Network Topologies and Dynamics Leading to Endotoxin Tolerance and Priming in Innate Immune Cells

Abstract

The innate immune system, acting as the first line of host defense, senses and adapts to foreign challenges through complex intracellular and intercellular signaling networks. Endotoxin tolerance and priming elicited by macrophages are classic examples of the complex adaptation of innate immune cells. Upon repetitive exposures to different doses of bacterial endotoxin (lipopolysaccharide) or other stimulants, macrophages show either suppressed or augmented inflammatory responses compared to a single exposure to the stimulant. Endotoxin tolerance and priming are critically involved in both immune homeostasis and the pathogenesis of diverse inflammatory diseases. However, the underlying molecular mechanisms are not well understood. By means of a computational search through the parameter space of a coarse-grained three-node network with a two-stage Metropolis sampling approach, we enumerated all the network topologies that can generate priming or tolerance. We discovered three major mechanisms for priming (pathway synergy, suppressor deactivation, activator induction) and one for tolerance (inhibitor persistence). These results not only explain existing experimental observations, but also reveal intriguing test scenarios for future experimental studies to clarify mechanisms of endotoxin priming and tolerance.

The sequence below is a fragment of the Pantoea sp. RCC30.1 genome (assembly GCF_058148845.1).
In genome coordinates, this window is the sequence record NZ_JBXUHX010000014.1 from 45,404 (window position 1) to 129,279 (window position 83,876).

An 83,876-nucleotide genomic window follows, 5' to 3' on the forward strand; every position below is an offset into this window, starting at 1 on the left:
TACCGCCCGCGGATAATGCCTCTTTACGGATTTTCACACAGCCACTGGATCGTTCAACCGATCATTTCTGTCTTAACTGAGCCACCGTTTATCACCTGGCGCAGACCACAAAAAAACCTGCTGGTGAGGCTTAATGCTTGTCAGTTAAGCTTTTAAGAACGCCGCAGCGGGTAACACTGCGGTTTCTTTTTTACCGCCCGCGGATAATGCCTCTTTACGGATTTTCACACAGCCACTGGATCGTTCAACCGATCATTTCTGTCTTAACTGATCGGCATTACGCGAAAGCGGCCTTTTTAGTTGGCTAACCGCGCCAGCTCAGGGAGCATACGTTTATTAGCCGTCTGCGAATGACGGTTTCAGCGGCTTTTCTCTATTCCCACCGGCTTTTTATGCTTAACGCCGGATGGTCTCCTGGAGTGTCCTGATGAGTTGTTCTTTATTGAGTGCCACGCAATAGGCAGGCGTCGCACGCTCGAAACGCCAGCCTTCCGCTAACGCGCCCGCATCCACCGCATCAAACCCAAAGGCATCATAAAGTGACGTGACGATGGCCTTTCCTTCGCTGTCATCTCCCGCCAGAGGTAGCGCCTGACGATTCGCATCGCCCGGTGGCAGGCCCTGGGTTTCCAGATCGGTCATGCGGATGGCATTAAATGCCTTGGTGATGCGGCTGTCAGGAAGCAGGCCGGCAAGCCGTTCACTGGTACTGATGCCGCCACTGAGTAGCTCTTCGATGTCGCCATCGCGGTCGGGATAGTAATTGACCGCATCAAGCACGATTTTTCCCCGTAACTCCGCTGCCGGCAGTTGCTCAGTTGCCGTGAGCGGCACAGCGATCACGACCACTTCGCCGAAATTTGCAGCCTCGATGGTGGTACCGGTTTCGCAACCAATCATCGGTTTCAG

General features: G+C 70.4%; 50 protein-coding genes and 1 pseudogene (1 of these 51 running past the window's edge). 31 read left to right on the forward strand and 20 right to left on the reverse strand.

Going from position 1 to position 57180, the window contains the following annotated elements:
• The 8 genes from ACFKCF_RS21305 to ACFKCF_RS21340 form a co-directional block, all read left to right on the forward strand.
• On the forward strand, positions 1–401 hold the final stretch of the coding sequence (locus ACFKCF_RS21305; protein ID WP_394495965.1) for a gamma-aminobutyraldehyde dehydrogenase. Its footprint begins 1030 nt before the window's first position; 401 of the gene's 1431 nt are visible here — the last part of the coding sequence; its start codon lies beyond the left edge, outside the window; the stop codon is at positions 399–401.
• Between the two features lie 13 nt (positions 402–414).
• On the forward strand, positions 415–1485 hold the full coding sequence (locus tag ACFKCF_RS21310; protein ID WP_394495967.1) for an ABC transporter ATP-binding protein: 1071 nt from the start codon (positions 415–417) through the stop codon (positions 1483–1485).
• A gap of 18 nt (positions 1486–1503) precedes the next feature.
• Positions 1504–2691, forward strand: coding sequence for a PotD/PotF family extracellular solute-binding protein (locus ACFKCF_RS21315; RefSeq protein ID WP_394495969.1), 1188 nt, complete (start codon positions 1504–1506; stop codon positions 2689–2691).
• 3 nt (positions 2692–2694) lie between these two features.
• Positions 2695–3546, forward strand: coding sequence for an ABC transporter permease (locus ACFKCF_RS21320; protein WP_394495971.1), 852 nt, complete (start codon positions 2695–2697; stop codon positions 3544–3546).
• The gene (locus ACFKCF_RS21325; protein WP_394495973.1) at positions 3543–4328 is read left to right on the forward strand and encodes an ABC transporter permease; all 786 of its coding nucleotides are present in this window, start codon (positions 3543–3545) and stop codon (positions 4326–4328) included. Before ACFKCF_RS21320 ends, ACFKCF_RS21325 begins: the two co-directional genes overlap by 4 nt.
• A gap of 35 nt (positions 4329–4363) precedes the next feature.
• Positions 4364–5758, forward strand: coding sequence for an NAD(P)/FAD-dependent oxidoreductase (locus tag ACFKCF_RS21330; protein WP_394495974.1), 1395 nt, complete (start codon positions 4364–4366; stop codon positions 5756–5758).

DOI: 10.1371/journal.pcbi.1002526

Extracted Key Phrases

Showing 1-10 of 73 references

Modeling Protein Regulatory Networks that Control Mammalian Cell Cycle Progression and that Exhibit Near-Perfect Adaptive Responses

  • R Singhania
  • 2011
Showing 1-10 of 10 extracted citations

Statistics

050100201220132014201520162017
Citations per Year

118 Citations

Semantic Scholar estimates that this publication has received between 16 and 425 citations based on the available data.

See our FAQ for additional information.